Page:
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Food Porn: The true meaning of the holidays

Leftover Sammich

Yes, it's once more that time of year when we deck the halls, bust out the mistletoe,and prepare to trample to death our fellow human beings for a sweet deal on a flat screen TV.  Ah, the Holidays.  The prevailing sentiment of this season (or at least in theory), of course, is good cheer and charity and peace to all the people of the world.  Also, presents.  But for me, most importantly, the season is about food.  And not just any food.  It's about food that is designed for one very specific, express purpose:

Leftovers.

Take, for instance, my mother.  After raising and feeding three growing boys and my father (okay, so four boys), Mom never truly changed her sense of portion size, even once we'd all reached adulthood and sadly didn't have the metabolism and hence the prodigious appetite of high school athletes anymore.  The woman still cooks as though she's feeding a phalanx of starving boys, or in preparation for the forthcoming apocalypse, in which we'll have to rely solely on what food we have in the freezer.  So, for Thanksgiving this year, Mom prepared all our favorites: a trough of oyster dressing, a cauldron of mashed potatoes swimming in butter, forty kilos of green beans amandine, seventy-five hundred crescent rolls, an ocean of cranberry relish and, the coup de grace, a twenty pound roasted turkey.

There were four of us.  I think you can see my point.

And thus, there were leftovers, and thank the good almighty for that.  Whenever I think of holiday leftovers, I think to one of my favorite holiday movies of all time, A Christmas Story.  There are so many unforgettable moments in this film, it’s nearly impossible to choose a favorite scene.  For food purposes, though, A Christmas Story manages to provide elements of tragedy, comedy, and triumph.  In a movie moment that makes me cringe and shift in my seat, the family’s much anticipated and gloriously depicted Christmas turkey is knocked from the kitchen table and swiftly devoured by a marauding pack of neighborhood dogs. The mother weeps in shock, Dad lets forth a howling torrent of profanity directed at his next door neighbors and little Ralphie, our protagonist, experiences something close to existential dread at the thought of not just missing out on the Christmas feast itself, but also missing out on the myriad joys of leftover turkey:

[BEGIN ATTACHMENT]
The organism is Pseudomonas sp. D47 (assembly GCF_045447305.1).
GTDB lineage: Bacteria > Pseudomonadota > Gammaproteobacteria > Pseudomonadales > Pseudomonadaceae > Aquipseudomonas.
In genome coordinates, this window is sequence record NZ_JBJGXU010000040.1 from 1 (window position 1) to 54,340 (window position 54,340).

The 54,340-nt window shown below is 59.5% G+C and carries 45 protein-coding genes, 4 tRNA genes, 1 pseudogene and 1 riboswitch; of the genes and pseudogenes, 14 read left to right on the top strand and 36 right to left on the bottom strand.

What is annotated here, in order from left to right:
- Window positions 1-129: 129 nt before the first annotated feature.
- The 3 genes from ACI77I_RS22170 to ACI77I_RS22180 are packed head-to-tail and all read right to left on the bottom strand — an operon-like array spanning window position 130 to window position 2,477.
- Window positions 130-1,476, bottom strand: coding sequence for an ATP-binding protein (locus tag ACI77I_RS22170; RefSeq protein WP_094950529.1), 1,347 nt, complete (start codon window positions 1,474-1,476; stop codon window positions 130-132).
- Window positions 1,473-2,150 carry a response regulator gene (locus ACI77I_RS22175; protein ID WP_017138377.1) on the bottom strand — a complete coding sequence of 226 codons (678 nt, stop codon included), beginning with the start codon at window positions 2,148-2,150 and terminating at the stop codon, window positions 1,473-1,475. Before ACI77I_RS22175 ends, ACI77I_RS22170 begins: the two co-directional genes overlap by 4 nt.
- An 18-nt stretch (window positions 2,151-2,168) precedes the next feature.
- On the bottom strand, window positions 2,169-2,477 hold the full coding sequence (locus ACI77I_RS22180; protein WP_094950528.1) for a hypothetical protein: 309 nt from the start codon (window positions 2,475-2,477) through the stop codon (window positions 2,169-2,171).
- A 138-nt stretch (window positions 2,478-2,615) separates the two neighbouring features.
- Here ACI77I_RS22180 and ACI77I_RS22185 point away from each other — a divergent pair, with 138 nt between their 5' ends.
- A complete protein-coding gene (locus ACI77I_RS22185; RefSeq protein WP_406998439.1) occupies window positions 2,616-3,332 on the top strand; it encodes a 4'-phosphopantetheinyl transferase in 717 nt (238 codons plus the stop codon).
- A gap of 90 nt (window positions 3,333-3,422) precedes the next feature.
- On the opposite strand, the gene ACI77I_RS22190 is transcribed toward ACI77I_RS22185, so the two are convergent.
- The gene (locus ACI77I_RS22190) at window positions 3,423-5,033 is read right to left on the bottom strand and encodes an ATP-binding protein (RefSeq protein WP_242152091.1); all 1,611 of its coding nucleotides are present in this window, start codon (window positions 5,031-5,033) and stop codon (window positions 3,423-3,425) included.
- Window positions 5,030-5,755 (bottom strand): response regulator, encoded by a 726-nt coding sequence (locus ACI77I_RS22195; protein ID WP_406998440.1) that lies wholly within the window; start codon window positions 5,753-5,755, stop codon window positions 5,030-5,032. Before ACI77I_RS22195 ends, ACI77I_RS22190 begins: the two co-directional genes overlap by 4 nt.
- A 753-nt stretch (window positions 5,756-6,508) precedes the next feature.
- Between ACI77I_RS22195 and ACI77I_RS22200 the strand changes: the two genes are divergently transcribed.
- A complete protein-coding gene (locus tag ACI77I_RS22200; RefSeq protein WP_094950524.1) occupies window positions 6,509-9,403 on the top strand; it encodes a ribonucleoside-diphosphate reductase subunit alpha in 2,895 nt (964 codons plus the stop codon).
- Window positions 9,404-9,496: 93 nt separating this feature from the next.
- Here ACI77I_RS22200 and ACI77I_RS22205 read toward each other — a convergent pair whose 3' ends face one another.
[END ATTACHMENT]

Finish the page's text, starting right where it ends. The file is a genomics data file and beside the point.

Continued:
The heavenly aroma still hung in the house. But it was gone, all gone! No turkey! No turkey sandwiches! No turkey salad! No turkey gravy! Turkey Hash! Turkey a la King! Or gallons of turkey soup! Gone, ALL GONE!

The paterfamilias won’t leave his family to starve on Christmas, of course, and takes his wife and children to the one place we Jews have long considered our Xmas refuge: the local Chinese restaurant. We watch as the family is hilariously serenaded by the waitstaff and presented with a beautiful, whole roasted duck. When father mentions that maybe it shouldn’t still have its head attached (“It’s…smiling at me,” he explains), the maitre de takes no time violently whacking the offending cranium off with a gigantic meat cleaver. These are fine moments not just because we identify with Ralphie’s loss – I still wince every time I see that gorgeous bird toppled over by slobbering mutts – but because it ends in the splendid, comedic joy of the family’s first “Chinese Christmas.”

That scene always gets me, but I've always identified most with little Ralphie's misery at the thought of not having any leftover turkey.  For me, the pinnacle, the ultimate apex of leftover dishes is, you might guess, the turkey sandwich.  With a little skill and effort, one can, in fact, have an entire Thanksgiving meal piled between two slices of bread, and it is a thing of such pure beauty and joy, I'll never in my life criticize my mother for cooking as though she's preparing a meal for a platoon of Spartan warriors on their way to the battle against incredible odds.  Who knows?  Maybe it was turkey sandwiches that really won the Battle of Thermopylae.

It wouldn't surprise me in the least.


Native New Orleans food writer Scott Gold, author of The Shameless Carnivore, has written for Gourmet, The New Orleans Advocate, Gambit, ThrillistEdible Brooklyn, Tasting Table, The Faster Times, and other publications. His Food Porn Friday column for NolaVie offers a weekly mouth-watering photo essay designed to start culinary conversations in the Big Easy. Find him on Twitter @scottgold.